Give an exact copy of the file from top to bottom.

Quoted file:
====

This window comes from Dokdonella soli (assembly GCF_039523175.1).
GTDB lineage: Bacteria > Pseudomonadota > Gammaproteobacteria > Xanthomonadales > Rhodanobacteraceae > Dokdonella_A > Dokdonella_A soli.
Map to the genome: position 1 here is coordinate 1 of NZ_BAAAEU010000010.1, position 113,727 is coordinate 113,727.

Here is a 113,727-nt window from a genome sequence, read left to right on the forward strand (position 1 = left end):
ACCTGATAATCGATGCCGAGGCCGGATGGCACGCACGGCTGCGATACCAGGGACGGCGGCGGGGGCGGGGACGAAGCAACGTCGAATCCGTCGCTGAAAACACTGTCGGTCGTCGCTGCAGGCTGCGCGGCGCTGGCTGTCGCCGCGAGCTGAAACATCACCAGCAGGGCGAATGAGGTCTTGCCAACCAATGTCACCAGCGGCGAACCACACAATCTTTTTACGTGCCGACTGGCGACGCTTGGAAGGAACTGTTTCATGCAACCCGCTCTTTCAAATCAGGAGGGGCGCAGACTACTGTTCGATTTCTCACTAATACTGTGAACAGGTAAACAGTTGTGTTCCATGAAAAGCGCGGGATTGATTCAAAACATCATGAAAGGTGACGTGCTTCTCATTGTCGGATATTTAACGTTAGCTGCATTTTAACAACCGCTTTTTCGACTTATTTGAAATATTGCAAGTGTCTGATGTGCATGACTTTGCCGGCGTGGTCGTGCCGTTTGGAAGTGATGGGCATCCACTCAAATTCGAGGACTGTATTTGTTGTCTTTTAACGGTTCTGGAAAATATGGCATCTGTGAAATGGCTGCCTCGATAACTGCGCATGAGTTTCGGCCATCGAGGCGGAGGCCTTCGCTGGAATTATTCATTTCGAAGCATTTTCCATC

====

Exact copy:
This window comes from Dokdonella soli (assembly GCF_039523175.1).
GTDB lineage: Bacteria > Pseudomonadota > Gammaproteobacteria > Xanthomonadales > Rhodanobacteraceae > Dokdonella_A > Dokdonella_A soli.
Map to the genome: position 1 here is coordinate 1 of NZ_BAAAEU010000010.1, position 113,727 is coordinate 113,727.

Here is a 113,727-nt window from a genome sequence, read left to right on the forward strand (position 1 = left end):
ACCTGATAATCGATGCCGAGGCCGGATGGCACGCACGGCTGCGATACCAGGGACGGCGGCGGGGGCGGGGACGAAGCAACGTCGAATCCGTCGCTGAAAACACTGTCGGTCGTCGCTGCAGGCTGCGCGGCGCTGGCTGTCGCCGCGAGCTGAAACATCACCAGCAGGGCGAATGAGGTCTTGCCAACCAATGTCACCAGCGGCGAACCACACAATCTTTTTACGTGCCGACTGGCGACGCTTGGAAGGAACTGTTTCATGCAACCCGCTCTTTCAAATCAGGAGGGGCGCAGACTACTGTTCGATTTCTCACTAATACTGTGAACAGGTAAACAGTTGTGTTCCATGAAAAGCGCGGGATTGATTCAAAACATCATGAAAGGTGACGTGCTTCTCATTGTCGGATATTTAACGTTAGCTGCATTTTAACAACCGCTTTTTCGACTTATTTGAAATATTGCAAGTGTCTGATGTGCATGACTTTGCCGGCGTGGTCGTGCCGTTTGGAAGTGATGGGCATCCACTCAAATTCGAGGACTGTATTTGTTGTCTTTTAACGGTTCTGGAAAATATGGCATCTGTGAAATGGCTGCCTCGATAACTGCGCATGAGTTTCGGCCATCGAGGCGGAGGCCTTCGCTGGAATTATTCATTTCGAAGCATTTTCCATC